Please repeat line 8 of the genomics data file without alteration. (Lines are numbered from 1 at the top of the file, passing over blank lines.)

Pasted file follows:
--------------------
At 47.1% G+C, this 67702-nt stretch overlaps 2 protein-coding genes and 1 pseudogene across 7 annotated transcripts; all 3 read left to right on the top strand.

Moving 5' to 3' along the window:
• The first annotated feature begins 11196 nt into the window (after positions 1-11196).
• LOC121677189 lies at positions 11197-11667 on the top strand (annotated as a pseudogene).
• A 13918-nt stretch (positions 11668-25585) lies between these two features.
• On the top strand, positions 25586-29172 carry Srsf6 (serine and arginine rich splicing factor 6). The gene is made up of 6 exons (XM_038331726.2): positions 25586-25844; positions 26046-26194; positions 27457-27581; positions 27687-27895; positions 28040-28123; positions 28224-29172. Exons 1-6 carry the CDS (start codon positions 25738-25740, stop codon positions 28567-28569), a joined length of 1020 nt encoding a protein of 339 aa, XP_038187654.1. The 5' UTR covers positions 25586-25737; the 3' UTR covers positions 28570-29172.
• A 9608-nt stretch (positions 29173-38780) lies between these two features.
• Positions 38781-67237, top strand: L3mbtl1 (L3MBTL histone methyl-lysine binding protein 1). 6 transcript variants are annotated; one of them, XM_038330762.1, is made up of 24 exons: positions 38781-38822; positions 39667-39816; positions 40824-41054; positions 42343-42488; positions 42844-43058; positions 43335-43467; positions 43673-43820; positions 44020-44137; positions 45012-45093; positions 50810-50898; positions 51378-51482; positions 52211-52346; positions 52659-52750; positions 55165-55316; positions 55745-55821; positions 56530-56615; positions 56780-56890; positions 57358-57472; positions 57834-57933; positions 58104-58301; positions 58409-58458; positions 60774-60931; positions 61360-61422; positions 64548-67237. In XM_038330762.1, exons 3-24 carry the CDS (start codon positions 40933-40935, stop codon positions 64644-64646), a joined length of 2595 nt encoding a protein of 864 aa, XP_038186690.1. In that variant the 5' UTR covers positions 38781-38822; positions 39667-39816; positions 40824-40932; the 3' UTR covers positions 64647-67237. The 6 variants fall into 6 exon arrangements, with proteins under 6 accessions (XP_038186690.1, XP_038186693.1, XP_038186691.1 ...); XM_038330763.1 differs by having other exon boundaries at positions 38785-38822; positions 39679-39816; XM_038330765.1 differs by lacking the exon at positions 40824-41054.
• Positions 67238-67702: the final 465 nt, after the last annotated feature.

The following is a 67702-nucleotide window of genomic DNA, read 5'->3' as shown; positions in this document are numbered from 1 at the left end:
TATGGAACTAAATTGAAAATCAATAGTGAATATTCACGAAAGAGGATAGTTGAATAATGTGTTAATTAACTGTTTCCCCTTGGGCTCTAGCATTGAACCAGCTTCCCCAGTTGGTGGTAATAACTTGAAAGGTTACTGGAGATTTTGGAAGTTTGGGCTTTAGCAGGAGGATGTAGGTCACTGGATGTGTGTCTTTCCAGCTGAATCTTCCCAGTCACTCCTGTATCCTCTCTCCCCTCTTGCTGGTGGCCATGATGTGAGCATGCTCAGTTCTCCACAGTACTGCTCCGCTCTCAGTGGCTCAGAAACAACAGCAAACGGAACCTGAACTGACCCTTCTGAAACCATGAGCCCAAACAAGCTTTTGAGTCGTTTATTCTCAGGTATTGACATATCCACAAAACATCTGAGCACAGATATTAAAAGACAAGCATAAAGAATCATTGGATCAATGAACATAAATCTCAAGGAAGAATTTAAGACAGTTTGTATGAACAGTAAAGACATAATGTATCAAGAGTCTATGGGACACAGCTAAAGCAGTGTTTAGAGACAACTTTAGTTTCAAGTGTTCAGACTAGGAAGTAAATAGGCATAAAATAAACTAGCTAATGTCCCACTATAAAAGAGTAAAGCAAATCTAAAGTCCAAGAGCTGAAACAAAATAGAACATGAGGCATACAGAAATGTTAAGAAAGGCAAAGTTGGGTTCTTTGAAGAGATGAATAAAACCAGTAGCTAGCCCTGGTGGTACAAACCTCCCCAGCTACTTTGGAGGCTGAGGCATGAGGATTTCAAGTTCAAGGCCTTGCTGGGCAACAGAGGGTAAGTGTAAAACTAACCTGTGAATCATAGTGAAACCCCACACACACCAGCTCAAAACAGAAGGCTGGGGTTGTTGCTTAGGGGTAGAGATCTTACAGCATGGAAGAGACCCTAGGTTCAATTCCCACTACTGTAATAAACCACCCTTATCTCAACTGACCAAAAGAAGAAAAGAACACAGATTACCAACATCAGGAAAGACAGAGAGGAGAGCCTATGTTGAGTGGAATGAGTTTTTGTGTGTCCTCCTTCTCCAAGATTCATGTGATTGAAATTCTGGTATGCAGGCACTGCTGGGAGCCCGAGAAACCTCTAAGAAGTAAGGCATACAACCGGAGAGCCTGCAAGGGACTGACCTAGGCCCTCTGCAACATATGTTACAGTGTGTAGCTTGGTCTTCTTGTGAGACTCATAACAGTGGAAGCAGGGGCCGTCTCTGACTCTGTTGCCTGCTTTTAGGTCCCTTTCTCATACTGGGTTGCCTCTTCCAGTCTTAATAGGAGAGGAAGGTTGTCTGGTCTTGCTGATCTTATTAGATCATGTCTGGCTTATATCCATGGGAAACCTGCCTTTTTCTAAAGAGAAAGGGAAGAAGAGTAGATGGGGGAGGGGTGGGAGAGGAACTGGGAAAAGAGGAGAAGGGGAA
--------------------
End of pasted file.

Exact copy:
• Positions 38781-67237, top strand: L3mbtl1 (L3MBTL histone methyl-lysine binding protein 1). 6 transcript variants are annotated; one of them, XM_038330762.1, is made up of 24 exons: positions 38781-38822; positions 39667-39816; positions 40824-41054; positions 42343-42488; positions 42844-43058; positions 43335-43467; positions 43673-43820; positions 44020-44137; positions 45012-45093; positions 50810-50898; positions 51378-51482; positions 52211-52346; positions 52659-52750; positions 55165-55316; positions 55745-55821; positions 56530-56615; positions 56780-56890; positions 57358-57472; positions 57834-57933; positions 58104-58301; positions 58409-58458; positions 60774-60931; positions 61360-61422; positions 64548-67237. In XM_038330762.1, exons 3-24 carry the CDS (start codon positions 40933-40935, stop codon positions 64644-64646), a joined length of 2595 nt encoding a protein of 864 aa, XP_038186690.1. In that variant the 5' UTR covers positions 38781-38822; positions 39667-39816; positions 40824-40932; the 3' UTR covers positions 64647-67237. The 6 variants fall into 6 exon arrangements, with proteins under 6 accessions (XP_038186690.1, XP_038186693.1, XP_038186691.1 ...); XM_038330763.1 differs by having other exon boundaries at positions 38785-38822; positions 39679-39816; XM_038330765.1 differs by lacking the exon at positions 40824-41054.